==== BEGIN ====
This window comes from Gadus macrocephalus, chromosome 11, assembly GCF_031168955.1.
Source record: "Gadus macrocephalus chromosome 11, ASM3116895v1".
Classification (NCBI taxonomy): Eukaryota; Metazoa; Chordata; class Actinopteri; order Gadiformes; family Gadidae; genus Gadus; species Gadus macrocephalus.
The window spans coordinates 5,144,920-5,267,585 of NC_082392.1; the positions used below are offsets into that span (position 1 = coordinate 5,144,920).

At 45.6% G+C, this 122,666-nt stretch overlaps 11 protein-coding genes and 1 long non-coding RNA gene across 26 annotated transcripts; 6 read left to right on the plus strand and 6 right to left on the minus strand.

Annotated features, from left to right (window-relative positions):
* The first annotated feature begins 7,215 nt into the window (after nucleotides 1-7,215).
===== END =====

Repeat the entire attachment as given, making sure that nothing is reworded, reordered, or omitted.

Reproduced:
This window comes from Gadus macrocephalus, chromosome 11, assembly GCF_031168955.1.
Source record: "Gadus macrocephalus chromosome 11, ASM3116895v1".
Classification (NCBI taxonomy): Eukaryota; Metazoa; Chordata; class Actinopteri; order Gadiformes; family Gadidae; genus Gadus; species Gadus macrocephalus.
The window spans coordinates 5,144,920-5,267,585 of NC_082392.1; the positions used below are offsets into that span (position 1 = coordinate 5,144,920).

At 45.6% G+C, this 122,666-nt stretch overlaps 11 protein-coding genes and 1 long non-coding RNA gene across 26 annotated transcripts; 6 read left to right on the plus strand and 6 right to left on the minus strand.

Annotated features, from left to right (window-relative positions):
* The first annotated feature begins 7,215 nt into the window (after nucleotides 1-7,215).